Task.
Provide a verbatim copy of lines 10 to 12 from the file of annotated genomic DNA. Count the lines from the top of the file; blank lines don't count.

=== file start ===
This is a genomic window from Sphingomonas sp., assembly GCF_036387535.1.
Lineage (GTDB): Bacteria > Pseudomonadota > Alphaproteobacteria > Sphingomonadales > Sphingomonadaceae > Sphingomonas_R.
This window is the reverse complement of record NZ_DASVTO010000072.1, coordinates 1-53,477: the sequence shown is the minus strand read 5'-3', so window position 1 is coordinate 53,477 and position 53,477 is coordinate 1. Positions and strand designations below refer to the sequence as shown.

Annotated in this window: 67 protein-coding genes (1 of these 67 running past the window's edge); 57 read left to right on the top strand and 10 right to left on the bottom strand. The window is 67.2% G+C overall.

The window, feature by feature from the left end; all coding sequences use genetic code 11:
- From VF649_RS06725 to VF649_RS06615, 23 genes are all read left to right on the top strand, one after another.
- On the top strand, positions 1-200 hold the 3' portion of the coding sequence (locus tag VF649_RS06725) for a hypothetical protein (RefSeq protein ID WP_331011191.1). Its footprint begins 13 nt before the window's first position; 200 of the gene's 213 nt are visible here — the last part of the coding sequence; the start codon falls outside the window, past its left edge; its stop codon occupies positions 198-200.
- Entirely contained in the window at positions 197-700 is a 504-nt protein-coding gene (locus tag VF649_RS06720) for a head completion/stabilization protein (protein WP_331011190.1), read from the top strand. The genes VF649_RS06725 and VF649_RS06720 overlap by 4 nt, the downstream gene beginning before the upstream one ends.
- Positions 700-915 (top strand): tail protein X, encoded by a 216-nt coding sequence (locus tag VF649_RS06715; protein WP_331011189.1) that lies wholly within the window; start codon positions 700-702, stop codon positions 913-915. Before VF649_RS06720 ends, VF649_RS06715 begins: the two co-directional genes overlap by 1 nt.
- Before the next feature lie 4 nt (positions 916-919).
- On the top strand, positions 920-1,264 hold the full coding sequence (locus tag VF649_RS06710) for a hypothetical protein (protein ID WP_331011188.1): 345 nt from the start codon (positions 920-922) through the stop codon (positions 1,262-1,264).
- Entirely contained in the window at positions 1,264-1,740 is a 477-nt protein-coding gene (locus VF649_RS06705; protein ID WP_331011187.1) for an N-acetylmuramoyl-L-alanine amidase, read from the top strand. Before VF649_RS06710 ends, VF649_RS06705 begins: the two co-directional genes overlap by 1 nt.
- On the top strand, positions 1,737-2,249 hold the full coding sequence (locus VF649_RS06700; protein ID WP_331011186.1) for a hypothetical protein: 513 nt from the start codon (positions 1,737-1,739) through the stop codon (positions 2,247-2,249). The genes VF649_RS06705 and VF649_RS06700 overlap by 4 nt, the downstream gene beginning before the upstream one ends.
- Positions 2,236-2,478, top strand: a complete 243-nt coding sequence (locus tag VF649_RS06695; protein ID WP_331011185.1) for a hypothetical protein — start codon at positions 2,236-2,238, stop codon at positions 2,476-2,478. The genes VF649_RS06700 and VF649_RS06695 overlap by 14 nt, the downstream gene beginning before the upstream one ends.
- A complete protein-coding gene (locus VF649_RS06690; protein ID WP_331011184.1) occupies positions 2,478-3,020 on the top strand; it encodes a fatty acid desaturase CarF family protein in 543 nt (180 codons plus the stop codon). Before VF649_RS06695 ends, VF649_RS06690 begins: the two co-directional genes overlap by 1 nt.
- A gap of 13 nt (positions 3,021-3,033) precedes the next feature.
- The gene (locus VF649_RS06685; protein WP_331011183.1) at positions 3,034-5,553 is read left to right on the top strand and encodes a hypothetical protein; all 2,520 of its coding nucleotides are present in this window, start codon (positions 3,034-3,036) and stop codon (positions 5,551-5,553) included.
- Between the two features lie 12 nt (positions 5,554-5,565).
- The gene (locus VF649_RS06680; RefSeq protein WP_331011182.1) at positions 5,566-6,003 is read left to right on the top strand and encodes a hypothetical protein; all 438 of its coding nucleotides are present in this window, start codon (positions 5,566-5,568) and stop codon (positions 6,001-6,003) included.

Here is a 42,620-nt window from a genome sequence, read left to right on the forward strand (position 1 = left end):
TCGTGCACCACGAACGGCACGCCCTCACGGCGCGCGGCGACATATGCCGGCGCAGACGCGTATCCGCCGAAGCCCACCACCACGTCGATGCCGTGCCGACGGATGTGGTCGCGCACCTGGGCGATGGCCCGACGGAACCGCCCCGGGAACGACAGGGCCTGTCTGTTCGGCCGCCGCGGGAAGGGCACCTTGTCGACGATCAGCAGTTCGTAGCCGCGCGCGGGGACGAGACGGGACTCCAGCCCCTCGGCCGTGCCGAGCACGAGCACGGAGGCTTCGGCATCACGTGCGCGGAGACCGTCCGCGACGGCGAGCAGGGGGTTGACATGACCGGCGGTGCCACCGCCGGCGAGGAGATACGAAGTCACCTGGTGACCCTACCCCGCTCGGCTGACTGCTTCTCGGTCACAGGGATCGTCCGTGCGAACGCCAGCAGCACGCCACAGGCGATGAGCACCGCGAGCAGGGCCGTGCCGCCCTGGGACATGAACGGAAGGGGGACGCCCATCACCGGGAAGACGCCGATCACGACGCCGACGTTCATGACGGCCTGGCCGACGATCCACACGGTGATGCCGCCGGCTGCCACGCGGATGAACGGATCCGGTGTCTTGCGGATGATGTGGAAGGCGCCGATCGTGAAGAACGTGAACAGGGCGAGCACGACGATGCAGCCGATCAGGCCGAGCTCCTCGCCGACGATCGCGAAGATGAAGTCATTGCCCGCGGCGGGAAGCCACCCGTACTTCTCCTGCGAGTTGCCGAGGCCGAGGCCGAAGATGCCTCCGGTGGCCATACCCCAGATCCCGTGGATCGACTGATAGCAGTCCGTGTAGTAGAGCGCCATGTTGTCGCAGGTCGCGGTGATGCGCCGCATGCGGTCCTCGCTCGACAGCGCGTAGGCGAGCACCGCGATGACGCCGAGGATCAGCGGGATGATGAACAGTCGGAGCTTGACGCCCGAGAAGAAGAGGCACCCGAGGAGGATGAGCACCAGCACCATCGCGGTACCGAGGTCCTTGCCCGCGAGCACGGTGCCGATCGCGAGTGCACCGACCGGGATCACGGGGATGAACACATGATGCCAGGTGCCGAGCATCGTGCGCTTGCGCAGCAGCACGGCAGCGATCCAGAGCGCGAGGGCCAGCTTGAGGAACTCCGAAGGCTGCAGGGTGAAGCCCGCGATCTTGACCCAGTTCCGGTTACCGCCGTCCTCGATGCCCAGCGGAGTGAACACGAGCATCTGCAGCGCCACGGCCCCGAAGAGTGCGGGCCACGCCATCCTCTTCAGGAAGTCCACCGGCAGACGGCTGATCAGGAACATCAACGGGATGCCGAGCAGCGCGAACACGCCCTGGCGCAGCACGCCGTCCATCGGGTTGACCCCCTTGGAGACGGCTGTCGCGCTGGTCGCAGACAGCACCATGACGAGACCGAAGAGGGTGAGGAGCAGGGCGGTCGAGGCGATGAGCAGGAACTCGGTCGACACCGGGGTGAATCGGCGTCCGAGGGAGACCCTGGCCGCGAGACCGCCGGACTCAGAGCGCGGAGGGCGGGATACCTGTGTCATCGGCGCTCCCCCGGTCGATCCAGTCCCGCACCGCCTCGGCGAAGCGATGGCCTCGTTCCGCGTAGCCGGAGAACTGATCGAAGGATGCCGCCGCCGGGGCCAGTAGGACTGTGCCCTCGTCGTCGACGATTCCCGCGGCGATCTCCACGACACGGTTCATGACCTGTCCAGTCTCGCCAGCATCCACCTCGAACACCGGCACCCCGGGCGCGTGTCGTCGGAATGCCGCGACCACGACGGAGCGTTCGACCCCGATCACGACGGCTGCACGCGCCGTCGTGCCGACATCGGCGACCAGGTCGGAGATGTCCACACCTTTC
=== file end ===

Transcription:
- Before the next feature lie 4 nt (positions 916-919).
- On the top strand, positions 920-1,264 hold the full coding sequence (locus tag VF649_RS06710) for a hypothetical protein (protein ID WP_331011188.1): 345 nt from the start codon (positions 920-922) through the stop codon (positions 1,262-1,264).
- Entirely contained in the window at positions 1,264-1,740 is a 477-nt protein-coding gene (locus VF649_RS06705; protein ID WP_331011187.1) for an N-acetylmuramoyl-L-alanine amidase, read from the top strand. Before VF649_RS06710 ends, VF649_RS06705 begins: the two co-directional genes overlap by 1 nt.